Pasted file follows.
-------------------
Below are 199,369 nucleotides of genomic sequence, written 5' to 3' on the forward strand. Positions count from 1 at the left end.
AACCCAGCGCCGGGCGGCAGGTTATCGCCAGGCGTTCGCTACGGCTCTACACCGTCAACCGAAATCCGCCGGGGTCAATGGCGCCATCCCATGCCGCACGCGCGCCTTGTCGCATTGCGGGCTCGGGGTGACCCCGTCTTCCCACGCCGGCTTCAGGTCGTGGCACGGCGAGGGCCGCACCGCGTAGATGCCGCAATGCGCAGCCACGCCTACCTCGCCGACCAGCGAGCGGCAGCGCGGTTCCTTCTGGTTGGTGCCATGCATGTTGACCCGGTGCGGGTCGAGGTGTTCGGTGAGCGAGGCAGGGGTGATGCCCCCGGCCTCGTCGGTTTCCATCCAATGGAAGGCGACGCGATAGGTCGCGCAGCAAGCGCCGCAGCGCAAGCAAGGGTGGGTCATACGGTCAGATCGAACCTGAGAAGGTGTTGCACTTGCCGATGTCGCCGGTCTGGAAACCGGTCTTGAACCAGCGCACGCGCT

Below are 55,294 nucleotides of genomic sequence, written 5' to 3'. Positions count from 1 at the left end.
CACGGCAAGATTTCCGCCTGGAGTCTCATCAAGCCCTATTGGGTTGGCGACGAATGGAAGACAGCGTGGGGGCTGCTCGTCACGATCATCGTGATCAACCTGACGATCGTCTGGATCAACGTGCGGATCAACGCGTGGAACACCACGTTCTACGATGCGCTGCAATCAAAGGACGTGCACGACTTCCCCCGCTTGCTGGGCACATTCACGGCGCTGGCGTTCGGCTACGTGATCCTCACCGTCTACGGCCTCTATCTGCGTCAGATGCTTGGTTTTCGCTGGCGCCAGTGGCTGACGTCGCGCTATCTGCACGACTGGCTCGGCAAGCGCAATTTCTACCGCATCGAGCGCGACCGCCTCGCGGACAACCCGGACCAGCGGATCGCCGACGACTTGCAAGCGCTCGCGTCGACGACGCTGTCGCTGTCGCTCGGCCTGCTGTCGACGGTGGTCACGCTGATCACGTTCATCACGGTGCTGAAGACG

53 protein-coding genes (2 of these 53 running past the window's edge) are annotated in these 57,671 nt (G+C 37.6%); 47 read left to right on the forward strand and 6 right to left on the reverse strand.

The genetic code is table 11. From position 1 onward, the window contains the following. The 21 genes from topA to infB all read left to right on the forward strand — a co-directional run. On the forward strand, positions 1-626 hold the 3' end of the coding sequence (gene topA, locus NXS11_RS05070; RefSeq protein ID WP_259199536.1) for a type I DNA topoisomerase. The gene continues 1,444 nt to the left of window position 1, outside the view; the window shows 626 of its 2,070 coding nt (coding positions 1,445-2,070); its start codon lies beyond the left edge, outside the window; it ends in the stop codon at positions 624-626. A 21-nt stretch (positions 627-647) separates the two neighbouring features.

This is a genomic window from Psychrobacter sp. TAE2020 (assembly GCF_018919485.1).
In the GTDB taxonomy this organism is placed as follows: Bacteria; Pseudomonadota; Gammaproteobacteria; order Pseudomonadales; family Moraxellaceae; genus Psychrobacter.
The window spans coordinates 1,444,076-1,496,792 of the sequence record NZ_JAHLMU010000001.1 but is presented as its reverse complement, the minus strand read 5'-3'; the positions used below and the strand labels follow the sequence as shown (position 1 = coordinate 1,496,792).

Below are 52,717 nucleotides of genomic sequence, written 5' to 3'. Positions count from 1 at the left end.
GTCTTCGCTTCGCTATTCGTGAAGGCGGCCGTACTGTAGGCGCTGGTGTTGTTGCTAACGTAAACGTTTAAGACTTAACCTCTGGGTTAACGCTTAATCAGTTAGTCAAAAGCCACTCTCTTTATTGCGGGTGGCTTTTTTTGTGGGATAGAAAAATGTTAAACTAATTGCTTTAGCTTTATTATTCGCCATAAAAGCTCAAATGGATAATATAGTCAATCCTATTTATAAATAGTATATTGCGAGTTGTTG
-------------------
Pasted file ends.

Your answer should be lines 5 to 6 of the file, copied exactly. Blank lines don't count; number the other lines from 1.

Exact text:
53 protein-coding genes (2 of these 53 running past the window's edge) are annotated in these 57,671 nt (G+C 37.6%); 47 read left to right on the forward strand and 6 right to left on the reverse strand.

The genetic code is table 11. From position 1 onward, the window contains the following. The 21 genes from topA to infB all read left to right on the forward strand — a co-directional run. On the forward strand, positions 1-626 hold the 3' end of the coding sequence (gene topA, locus NXS11_RS05070; RefSeq protein ID WP_259199536.1) for a type I DNA topoisomerase. The gene continues 1,444 nt to the left of window position 1, outside the view; the window shows 626 of its 2,070 coding nt (coding positions 1,445-2,070); its start codon lies beyond the left edge, outside the window; it ends in the stop codon at positions 624-626. A 21-nt stretch (positions 627-647) separates the two neighbouring features.